100 UK companies switch to four-day working week without loss of pay to change how Brits work, what they said
Two firms Atom Bank and marketing firm Awin are the largest signatories who adopted the four-day working week.
One hundred companies in the UK have agreed to a four-day working week without losing pay in order to increase productivity, marking what has been called a major shift in the way that Brits work. The 4 Day Week Campaign Group, said the 100 companies, which employ 2,600 staff, will be the pioneer of the change despite its tiny fraction of the UK’s working population.
The campaigners argue that the five-day schedule is a “hangover” of a previous economic age. They say that a four-day week would encourage businesses to increase their production, allowing them to produce the same amount of output in fewer hours. The strategy has also shown to be an effective technique of attracting and retaining personnel for certain early adopters.
Atom Bank and global marketing firm Awin, both of which employ over 450 people in the UK, are the two largest signatories. They have been accredited by the four-day week campaign, indicating that they have genuinely decreased working hours for employees rather than forcing them to work longer days.
Speaking to The Guardian, Awin’s chief executive Adam Ross said that switching to the four-day working week was “one of the most transformative initiatives we’ve seen in the history of the company”.
He said: “Over the course of the last year and a half, we have not only seen a tremendous increase in employee wellness and wellbeing but concurrently, our customer service and relations, as well as talent relations and retention also have benefited.”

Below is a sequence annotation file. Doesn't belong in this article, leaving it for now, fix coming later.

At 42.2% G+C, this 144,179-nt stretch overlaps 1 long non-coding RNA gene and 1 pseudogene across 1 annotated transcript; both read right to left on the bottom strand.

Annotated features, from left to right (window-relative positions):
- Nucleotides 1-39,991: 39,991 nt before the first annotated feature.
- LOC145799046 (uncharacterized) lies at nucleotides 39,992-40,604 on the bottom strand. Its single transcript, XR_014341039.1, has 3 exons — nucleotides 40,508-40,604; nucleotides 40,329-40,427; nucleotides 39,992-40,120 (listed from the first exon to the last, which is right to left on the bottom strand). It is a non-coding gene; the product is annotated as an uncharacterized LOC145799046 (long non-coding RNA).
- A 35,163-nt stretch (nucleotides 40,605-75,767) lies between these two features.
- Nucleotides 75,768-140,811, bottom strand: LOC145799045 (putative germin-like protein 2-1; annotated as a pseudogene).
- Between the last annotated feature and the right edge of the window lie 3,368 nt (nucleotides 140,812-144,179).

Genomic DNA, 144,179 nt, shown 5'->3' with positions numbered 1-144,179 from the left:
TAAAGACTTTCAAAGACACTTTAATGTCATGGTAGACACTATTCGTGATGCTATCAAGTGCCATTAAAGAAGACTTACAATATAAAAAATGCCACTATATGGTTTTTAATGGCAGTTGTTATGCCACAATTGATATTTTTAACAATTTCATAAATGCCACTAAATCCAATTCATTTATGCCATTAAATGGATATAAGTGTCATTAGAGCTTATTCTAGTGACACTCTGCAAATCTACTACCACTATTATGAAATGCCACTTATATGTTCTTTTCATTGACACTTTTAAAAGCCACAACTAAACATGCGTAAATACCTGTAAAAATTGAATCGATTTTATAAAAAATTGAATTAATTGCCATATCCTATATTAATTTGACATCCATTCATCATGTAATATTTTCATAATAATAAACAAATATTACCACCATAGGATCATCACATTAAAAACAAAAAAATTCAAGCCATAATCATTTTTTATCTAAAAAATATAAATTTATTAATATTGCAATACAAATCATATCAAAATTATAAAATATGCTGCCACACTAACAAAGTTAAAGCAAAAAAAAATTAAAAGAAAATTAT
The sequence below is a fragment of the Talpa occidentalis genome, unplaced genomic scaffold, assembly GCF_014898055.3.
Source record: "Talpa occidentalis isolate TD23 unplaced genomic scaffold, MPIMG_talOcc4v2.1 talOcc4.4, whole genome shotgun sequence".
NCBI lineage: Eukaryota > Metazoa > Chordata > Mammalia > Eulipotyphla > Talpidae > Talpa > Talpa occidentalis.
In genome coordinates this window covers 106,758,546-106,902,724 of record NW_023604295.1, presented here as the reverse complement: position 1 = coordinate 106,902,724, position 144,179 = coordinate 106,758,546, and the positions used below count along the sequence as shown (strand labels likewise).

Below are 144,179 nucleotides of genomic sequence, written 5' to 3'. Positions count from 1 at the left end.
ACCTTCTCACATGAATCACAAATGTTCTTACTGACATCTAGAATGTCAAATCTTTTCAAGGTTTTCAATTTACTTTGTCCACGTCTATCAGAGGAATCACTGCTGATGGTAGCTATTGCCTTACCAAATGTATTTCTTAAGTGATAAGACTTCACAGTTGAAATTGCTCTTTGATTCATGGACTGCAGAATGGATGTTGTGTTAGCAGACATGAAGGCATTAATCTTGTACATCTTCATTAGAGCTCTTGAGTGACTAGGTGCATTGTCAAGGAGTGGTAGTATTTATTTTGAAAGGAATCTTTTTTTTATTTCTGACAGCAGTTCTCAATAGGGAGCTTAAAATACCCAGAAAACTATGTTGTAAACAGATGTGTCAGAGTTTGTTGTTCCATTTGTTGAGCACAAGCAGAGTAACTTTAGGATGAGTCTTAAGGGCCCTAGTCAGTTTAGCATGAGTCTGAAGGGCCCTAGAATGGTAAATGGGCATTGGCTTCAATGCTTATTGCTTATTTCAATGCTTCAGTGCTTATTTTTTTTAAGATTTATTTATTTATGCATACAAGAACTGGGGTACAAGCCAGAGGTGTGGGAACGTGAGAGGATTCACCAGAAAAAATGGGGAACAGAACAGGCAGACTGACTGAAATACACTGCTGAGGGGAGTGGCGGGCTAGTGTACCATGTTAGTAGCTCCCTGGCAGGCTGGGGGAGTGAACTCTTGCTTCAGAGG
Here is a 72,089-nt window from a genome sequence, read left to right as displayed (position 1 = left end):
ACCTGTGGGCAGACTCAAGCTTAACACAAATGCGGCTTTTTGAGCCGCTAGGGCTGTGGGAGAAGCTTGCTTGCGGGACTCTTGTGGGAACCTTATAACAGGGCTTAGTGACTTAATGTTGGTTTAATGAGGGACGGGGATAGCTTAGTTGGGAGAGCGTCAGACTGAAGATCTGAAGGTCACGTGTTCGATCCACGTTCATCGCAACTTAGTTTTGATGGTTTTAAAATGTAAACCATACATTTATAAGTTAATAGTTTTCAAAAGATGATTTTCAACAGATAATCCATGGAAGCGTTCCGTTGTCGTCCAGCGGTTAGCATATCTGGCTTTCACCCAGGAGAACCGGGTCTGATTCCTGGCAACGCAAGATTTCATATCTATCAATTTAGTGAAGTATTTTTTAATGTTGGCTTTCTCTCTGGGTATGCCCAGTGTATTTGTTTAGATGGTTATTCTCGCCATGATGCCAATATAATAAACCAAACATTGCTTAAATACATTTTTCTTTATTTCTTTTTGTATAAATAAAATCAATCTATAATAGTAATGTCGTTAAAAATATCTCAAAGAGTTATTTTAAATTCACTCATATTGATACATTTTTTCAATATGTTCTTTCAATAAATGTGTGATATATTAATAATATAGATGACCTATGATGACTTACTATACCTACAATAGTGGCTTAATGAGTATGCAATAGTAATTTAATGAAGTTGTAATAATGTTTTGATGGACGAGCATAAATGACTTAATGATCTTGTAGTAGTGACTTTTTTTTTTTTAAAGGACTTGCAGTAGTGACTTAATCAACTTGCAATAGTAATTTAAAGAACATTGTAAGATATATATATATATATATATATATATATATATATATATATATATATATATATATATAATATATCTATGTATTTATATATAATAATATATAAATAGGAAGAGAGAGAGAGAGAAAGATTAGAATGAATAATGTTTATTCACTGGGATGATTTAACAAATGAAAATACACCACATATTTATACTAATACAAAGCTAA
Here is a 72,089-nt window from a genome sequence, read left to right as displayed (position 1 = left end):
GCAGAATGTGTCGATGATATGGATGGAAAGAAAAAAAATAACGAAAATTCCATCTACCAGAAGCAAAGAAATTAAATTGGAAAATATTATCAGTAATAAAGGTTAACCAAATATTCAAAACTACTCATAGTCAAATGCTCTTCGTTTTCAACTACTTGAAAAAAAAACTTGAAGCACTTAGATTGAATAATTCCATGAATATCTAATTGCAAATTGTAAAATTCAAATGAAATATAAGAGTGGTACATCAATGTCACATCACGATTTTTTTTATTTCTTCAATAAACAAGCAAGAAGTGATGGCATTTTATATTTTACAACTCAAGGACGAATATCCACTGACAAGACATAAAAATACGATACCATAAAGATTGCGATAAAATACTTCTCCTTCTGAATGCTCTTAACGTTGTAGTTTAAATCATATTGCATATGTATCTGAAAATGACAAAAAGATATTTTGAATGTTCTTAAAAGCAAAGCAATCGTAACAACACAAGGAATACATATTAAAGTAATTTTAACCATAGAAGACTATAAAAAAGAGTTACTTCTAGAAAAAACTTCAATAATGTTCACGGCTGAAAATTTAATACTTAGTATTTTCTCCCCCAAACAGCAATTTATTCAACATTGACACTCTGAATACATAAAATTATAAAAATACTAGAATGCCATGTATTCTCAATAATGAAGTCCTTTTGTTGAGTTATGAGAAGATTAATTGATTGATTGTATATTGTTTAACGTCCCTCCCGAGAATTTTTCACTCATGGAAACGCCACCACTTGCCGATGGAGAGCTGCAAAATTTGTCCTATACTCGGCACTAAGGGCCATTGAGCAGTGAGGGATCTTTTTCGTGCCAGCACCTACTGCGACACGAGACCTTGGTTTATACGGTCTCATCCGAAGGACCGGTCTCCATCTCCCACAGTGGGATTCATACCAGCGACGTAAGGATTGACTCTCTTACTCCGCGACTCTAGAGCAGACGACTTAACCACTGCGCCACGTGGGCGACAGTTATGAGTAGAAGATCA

The 4 Day Week Campaign is also running the world’s largest pilot for the working pattern for approximately 70 companies employing 3,300 workers. The campaign is also organising the world’s largest pilot plan for over 70 enterprises, employing approximately 3,300 people, to embrace the four-day week in a trial with researchers from the Universities of Cambridge and Oxford, Boston College, and thinktank Autonomy.
In September, 88% of those polled in the middle of the trial felt the four-day week was working "well" for their firm at the time. Approximately 95% of the organisations polled reported that productivity has either remained constant or improved following the introduction.
The UK campaign’s head, Joe Ryle, said there was growing momentum in the adoption of the four-day week, even as businesses braced for a long recession. He said: “We want to see a four-day week with no loss of pay become the normal way of working in this country by the end of the decade so we are aiming to sign up many more companies over the next few years.”